Can Stress Cause Trigeminal Neuralgia?The exact cause of trigeminal neuralgia is not known. A number of physical causes can lead to this condition but can stress cause trigeminal neuralgia? Below, we look at the role stress plays in this painful and distressing disorder.


What Is Trigeminal Neuralgia?

  • Trigeminal neuralgia, also known as tic douloureux, is a painful disorder affecting the trigeminal nerve, (also known as the fifth cranial nerve). Neuralgia means pain that follows along the path of a nerve.
  • There are two trigeminal nerves – one on either side of your face.
  • Each nerve has three main branches so giving the name trigeminal (“tri” meaning three).
  • Trigeminal neuralgia can affect one or more of these branches and the location of your pain depends on which one(s) are affected.
  • The nerve carries sensations such as touch, pain, temperature, and pressure from your face to your brain.


Symptoms of Trigeminal Neuralgia


Pain is the main symptom and is cauterized by the following:

  • Trigeminal neuralgia occurs on only one side, involving the upper, middle and/or lower portions of your face. It can be felt in the cheek, jaw, teeth, gums, and lips. Occasionally pain is felt around the eye and forehead.
  • The pain is described as severe, intense, stabbing, or like an electric shock-like shooting through the face, neck, and head.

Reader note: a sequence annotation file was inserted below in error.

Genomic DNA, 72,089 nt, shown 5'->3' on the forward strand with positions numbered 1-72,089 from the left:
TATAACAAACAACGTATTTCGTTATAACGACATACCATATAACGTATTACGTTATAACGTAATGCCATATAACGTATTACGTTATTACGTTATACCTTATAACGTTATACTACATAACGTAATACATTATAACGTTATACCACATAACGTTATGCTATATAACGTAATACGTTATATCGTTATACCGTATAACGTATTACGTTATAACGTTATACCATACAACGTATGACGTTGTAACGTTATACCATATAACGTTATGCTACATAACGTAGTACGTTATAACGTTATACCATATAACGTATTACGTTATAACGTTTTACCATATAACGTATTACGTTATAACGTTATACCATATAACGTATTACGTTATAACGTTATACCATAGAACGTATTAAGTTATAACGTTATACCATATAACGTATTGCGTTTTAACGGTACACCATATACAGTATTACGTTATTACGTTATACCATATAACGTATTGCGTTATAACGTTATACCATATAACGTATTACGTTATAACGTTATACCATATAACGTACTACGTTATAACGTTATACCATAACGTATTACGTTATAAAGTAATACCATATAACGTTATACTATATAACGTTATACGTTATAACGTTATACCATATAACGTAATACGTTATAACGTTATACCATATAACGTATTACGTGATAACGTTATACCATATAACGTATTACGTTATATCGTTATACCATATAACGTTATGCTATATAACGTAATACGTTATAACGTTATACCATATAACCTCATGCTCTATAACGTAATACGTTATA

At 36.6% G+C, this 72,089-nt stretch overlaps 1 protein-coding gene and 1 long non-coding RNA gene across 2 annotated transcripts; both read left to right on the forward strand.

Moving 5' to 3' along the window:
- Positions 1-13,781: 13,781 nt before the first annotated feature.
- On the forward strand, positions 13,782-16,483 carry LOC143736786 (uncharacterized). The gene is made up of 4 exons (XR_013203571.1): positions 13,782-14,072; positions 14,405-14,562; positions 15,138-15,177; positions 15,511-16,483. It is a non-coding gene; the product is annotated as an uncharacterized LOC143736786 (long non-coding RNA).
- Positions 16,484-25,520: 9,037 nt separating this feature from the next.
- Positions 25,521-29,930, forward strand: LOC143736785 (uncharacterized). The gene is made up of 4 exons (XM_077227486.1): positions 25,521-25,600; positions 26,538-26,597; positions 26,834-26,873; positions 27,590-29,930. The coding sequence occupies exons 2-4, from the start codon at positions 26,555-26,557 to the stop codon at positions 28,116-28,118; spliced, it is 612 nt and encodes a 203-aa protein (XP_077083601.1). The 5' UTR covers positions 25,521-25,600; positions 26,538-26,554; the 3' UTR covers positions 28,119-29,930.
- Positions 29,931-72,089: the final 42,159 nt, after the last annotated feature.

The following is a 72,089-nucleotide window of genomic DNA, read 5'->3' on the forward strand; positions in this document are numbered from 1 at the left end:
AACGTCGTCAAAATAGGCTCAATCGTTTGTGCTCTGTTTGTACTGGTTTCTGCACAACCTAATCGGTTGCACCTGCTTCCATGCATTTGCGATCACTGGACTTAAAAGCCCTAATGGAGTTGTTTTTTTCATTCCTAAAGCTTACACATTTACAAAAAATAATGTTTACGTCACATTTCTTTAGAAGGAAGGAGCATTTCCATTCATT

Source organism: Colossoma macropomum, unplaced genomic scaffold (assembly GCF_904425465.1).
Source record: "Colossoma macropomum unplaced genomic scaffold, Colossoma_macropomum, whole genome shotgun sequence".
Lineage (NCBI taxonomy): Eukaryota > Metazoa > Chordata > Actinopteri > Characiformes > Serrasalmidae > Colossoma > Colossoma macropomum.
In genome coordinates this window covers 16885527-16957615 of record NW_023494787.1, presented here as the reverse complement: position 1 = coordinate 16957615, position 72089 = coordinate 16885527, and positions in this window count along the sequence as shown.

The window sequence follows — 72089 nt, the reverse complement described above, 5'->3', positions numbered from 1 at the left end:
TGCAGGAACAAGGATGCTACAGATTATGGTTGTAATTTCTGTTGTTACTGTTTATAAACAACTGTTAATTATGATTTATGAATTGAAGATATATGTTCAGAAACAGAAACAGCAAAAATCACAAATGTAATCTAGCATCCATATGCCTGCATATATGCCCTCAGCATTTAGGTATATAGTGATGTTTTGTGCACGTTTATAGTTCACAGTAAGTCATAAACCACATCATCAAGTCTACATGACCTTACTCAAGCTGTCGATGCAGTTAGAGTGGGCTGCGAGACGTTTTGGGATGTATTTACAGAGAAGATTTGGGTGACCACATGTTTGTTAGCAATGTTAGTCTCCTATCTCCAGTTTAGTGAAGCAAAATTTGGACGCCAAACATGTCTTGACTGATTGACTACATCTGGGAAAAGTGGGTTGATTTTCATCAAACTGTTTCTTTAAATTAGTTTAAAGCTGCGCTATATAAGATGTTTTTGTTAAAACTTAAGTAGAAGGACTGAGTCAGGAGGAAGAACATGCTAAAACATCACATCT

• It can be so severe that you may suddenly experience a physical jerk when the pain strikes.
  • Attacks are sudden and typically brief, lasting from only seconds to two minutes.

Each attack may come on spontaneously (without warning) or be triggered. Common triggers include:

  • Touching your face
  • Eating
  • Drinking
  • Brushing your teeth
  • Talking
  • Putting on makeup
  • Encountering a breeze
  • Smiling
  • Washing your face or shaving
  • Attacks become more frequent and intense over time if left untreated.


Causes of Trigeminal Neuralgia

The exact cause isn’t known.

Evidence suggests that up to 95% of trigeminal neuralgia is caused by pressure on the trigeminal nerve. In most cases, the pressure is caused by an artery or vein compressing the trigeminal nerve. This compression causes damage to the protective coating around the nerve (the myelin sheath).

Trigeminal neuralgia can occur due to a variety of causes including:

  • The aging process
  • Conditions such as multiple sclerosis, where the myelin sheath protecting certain nerves becomes damaged.
  • A tumor pressing on the trigeminal nerve
  • Surgical injuries
  • Stroke
  • Facial trauma


The Role of Stress

Stress is not the primary cause of trigeminal neuralgia. However, it has been identified as playing a role in triggering, and maintaining trigeminal neuralgia, especially where the condition has become chronic.

  • Some patients have reported the onset of trigeminal neuralgia following major stressful life events such as divorce, death of close relatives, and unemployment/change of job.
  • Clinical studies have shown that psychological stress can make trigeminal neuralgia symptoms worse.
  • Suffering from trigeminal neuralgia can be stressful in itself. You may find it more difficult to cope with other stressful events in your life, in addition to living with this painful condition. It can become a vicious circle.
  • The pain associated with trigeminal neuralgia can occur suddenly and unpredictably. Not knowing when or where such the next attack might happen can lead to anxiety and stress. This can have a detrimental effect on your day-to-day life. It may mean having to have time off work or restricting your social activities.


Can stress cause trigeminal neuralgia?

Stress is not the primary cause but has been identified as playing a role in triggering and maintaining this painful and unpredictable condition.